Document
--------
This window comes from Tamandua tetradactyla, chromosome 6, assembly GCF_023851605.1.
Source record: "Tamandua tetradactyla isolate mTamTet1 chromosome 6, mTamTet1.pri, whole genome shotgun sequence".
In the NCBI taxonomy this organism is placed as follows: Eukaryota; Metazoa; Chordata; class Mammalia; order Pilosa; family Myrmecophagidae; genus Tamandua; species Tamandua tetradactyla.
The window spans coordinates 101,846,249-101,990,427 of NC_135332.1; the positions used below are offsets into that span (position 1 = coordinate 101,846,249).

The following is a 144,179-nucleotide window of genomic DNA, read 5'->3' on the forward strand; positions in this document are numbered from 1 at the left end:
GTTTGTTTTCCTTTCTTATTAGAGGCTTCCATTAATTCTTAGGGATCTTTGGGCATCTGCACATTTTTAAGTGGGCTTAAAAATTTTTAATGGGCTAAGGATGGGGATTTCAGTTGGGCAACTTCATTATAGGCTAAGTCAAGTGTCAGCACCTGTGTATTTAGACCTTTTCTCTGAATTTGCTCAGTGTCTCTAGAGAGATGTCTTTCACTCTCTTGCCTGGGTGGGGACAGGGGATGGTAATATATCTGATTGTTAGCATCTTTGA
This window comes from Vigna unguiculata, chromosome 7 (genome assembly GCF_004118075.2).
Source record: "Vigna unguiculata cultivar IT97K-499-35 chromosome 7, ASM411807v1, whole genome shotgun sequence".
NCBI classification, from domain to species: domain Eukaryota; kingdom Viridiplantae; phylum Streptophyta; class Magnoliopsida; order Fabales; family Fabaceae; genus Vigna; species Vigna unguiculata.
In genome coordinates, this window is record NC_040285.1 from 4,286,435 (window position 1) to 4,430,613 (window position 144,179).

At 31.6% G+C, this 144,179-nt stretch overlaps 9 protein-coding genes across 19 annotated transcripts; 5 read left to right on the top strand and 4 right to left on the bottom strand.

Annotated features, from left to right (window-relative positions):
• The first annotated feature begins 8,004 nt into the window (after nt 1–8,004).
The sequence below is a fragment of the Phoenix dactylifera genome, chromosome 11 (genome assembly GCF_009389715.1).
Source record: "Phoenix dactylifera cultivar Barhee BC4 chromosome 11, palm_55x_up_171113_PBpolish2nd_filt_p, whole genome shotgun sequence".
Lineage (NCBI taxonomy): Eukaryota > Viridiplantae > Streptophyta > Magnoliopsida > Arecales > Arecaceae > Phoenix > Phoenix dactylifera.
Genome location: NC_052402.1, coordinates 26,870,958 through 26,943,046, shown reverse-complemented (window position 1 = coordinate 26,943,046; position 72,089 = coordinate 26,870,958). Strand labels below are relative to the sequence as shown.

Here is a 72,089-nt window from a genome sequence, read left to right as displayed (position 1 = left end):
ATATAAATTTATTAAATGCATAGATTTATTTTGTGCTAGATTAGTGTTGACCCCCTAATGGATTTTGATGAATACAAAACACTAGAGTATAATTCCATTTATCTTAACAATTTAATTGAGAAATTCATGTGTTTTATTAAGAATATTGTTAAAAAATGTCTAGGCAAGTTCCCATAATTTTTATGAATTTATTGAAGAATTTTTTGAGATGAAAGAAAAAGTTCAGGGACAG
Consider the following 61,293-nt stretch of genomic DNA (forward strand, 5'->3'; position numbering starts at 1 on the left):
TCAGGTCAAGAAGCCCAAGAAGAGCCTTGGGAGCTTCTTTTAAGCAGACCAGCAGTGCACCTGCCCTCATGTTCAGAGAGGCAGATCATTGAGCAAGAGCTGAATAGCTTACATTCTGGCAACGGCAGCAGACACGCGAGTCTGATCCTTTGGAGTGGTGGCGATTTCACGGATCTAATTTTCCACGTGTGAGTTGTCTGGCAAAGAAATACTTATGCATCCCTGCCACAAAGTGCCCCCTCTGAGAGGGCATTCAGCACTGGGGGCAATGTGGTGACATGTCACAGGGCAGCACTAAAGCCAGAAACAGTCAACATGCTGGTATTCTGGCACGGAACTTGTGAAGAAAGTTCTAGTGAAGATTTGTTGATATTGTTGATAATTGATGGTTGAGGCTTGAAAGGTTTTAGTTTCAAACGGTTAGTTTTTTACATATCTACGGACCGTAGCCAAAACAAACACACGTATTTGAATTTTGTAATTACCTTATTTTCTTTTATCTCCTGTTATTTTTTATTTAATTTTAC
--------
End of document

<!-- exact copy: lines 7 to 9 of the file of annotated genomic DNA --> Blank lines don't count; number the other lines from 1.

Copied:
This window comes from Vigna unguiculata, chromosome 7 (genome assembly GCF_004118075.2).
Source record: "Vigna unguiculata cultivar IT97K-499-35 chromosome 7, ASM411807v1, whole genome shotgun sequence".
NCBI classification, from domain to species: domain Eukaryota; kingdom Viridiplantae; phylum Streptophyta; class Magnoliopsida; order Fabales; family Fabaceae; genus Vigna; species Vigna unguiculata.